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Energy

Cuomo spooked by Pa. well blowout

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Governor Andrew Cuomo is looking for assurance that a Pennsylvania-style well blowout won't happen in New York.

New York's governor is looking for an inspection of a Pennsylvania well that blew out, reports Jon Campbell at Gannett.  The goal is to see what that accident might mean for New York's drilling rules, which are still in development:

“It is important that DEC take into account information concerning the incident in Pennsylvania and, to that end, I hereby direct DEC to review the issues raised and any lessons learned from the accidents in Pennsylvania and ensure that these issues are adequately addressed in the revised draft” review, [New York Director of State Operations Howard] Glaser wrote. The memo was first reported Saturday by The Associated Press and later obtained by Gannett’s Albany Bureau.

Opinion

At the Buffalo News David Robinson has a column about Taury Smith, the state geologist who's made controversial pro-fracking statements about the Marcellus Shale.  Videos of Smith's lecture at the University at Buffalo have been removed from UB's Geology Department website:

Apparently Smith’s muzzle from his Albany bosses didn’t keep him from speaking to a packed lecture hall, but making his public remarks available for broader viewing—and for posterity—is another matter. Andy Leahy, a pro-drilling blogger from Syracuse, calls it censorship. He filed a Freedom of Information Act request with the state Education Department for materials related to Smith’s UB talk. He got a CD of the PowerPoint, but no video. He recently filed a similar request with UB. “What would the noise factor be if he was anti-fracking and got similarly censored?” Leahy, an energy industry land title searcher, said last week.

At the Post-Standard there's text of a lecture given to the National Press Club by anti-fracking activist Adrian Kuzminski, with Sustainable Otsego.  Kuzminiski outlines the "pro-fracking" arguments and rebuts them.  For example:

"Marcellus gas is an economic shot in the arm to depressed rural economies who need it most." Who wants to buy a house in a gas field? Realtors report residential buyers avoiding leased areas. Many banks will not give mortgages on leased property, and many insurance companies will not cover for damages from gas extraction.

At the New York Daily News columnist Bill Hammond says people should stop freaking out about fracking, turning to former Department of Environmental Conservation deputy commissioner Stuart Gruskin as a "rational, pragmatic" voice:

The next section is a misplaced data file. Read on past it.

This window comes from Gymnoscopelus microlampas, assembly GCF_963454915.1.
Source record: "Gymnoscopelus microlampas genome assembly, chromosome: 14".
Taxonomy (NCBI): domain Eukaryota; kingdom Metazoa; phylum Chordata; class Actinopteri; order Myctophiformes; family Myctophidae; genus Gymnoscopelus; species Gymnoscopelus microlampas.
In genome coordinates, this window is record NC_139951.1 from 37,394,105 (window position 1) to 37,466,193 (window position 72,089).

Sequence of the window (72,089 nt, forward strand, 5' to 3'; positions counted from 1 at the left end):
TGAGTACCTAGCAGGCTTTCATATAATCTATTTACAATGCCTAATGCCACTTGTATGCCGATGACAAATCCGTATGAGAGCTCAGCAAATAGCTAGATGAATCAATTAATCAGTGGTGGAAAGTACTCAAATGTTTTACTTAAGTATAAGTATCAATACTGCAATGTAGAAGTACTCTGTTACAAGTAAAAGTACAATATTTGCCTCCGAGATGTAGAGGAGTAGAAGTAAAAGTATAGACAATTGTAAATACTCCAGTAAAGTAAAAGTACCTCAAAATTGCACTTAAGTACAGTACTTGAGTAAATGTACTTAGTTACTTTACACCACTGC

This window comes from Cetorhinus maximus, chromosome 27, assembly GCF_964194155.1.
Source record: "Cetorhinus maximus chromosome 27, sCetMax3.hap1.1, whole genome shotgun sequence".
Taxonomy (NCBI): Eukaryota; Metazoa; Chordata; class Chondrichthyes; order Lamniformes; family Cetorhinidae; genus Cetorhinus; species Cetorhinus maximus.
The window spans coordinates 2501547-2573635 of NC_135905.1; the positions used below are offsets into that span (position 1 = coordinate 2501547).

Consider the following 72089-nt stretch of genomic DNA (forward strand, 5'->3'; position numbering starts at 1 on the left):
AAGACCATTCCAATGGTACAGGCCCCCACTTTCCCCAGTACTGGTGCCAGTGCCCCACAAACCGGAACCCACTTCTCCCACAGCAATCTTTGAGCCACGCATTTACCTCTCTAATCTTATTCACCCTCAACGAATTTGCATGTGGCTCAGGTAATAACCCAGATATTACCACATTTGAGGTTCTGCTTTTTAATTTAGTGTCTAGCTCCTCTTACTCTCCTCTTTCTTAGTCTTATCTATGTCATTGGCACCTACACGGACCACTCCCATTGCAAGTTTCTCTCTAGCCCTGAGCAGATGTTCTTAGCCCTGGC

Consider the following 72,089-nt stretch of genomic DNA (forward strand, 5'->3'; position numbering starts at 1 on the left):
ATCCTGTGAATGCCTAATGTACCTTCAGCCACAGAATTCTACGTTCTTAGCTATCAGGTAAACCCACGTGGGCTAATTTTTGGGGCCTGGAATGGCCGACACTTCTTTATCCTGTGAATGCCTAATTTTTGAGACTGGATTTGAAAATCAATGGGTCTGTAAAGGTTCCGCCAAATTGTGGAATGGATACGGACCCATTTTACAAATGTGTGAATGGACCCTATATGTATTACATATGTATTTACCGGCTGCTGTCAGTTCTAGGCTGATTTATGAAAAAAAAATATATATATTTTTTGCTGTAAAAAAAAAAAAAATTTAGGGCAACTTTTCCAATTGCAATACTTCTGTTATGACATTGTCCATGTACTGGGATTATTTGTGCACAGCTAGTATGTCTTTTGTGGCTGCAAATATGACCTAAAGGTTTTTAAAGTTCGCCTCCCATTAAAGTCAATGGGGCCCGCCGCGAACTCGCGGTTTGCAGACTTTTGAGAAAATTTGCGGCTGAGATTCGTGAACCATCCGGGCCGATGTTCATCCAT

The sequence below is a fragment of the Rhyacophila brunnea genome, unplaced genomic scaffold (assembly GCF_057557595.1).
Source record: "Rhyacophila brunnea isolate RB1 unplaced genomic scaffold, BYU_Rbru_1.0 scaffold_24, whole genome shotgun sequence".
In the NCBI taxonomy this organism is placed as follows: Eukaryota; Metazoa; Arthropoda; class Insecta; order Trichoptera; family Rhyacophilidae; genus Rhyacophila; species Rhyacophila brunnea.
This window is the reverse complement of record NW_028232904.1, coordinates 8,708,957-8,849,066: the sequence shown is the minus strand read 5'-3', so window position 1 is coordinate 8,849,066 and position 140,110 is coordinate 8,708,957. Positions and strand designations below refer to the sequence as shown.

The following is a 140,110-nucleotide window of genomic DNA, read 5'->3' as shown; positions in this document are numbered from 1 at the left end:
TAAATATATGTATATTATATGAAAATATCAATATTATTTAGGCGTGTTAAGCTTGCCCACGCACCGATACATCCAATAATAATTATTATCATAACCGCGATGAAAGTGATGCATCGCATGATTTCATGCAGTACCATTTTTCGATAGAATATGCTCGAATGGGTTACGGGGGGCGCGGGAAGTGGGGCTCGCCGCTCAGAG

"Everyone's got to take a deep breath and say, 'Let's get back to facts and science,'" [Gruskin] says. "And that's what DEC is in the process of doing. Everyone who's out there shouting and screaming should let DEC finish the job." He's right. Environmentalists especially should respect the process. They are, after all, the side that believes in strong government regulation. They need to tone down the "no fracking way" rhetoric and help the DEC make New York a showcase for safe, responsible gas drilling.

The Auburn Citizen has a letter from resident Jean Siracusa, who argues that the jobs created when hydrofracking takes off don't go to locals - they go to Texans.

But benefits could accrue if states would charge an "impact fee" to drillers, argues Pennsylvania Republican state senator Joe Scarnati in the Patriot-News.  He's proposed legislation to that end in Pennsylvania:

Senate Bill 1100 would establish a reasonable annual fee per Marcellus Shale well. The base fee would be $10,000 and adjusted upwards depending on production levels and the current price of natural gas. A majority of the revenue from the impact fee would be distributed to affected counties and municipalities to address such things as road repairs, environmental cleanup or water and sewer plant improvements in drilling communities across the state. A portion of the fee would be dedicated to conservation districts as well as statewide environmental and infrastructure projects. It is estimated that my proposal would capture $121.2 million in payments by March 1, 2012. In addition, each well would generate at least $160,000 in fees over a decade, based on current gas prices and widely accepted production projections. If calculated using current gas prices, the proposal would collect at least $675 million through five years.

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